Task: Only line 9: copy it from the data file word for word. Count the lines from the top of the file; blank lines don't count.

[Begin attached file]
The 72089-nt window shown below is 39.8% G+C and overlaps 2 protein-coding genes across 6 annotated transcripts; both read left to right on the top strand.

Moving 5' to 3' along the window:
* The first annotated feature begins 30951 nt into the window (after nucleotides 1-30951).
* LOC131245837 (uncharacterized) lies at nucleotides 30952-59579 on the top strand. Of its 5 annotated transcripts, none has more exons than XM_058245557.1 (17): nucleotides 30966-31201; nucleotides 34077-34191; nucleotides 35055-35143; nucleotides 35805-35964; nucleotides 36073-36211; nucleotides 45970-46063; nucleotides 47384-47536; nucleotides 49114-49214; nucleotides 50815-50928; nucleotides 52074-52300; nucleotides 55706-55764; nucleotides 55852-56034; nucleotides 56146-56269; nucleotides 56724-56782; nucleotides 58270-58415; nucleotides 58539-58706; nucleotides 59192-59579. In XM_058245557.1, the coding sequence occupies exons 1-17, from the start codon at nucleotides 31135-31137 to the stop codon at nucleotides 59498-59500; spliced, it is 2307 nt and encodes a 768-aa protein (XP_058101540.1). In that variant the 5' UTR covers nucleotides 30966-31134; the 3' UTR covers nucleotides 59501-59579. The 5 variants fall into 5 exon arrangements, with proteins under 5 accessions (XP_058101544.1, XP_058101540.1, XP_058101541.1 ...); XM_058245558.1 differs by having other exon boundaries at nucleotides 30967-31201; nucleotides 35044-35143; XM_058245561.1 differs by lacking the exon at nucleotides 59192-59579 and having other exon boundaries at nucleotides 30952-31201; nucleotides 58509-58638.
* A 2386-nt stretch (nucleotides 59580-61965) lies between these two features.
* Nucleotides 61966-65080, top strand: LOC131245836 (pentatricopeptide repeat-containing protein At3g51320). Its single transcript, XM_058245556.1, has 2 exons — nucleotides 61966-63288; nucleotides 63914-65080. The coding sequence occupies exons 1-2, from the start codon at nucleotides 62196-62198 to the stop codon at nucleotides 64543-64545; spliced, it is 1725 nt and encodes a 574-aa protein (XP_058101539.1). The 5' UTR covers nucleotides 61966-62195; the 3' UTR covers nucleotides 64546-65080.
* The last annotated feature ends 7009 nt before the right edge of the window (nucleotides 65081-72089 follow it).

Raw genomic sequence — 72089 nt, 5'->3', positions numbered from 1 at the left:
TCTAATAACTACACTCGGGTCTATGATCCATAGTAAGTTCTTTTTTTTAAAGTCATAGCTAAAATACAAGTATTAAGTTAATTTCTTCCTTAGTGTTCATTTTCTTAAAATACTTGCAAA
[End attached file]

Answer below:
TCTAATAACTACACTCGGGTCTATGATCCATAGTAAGTTCTTTTTTTTAAAGTCATAGCTAAAATACAAGTATTAAGTTAATTTCTTCCTTAGTGTTCATTTTCTTAAAATACTTGCAAA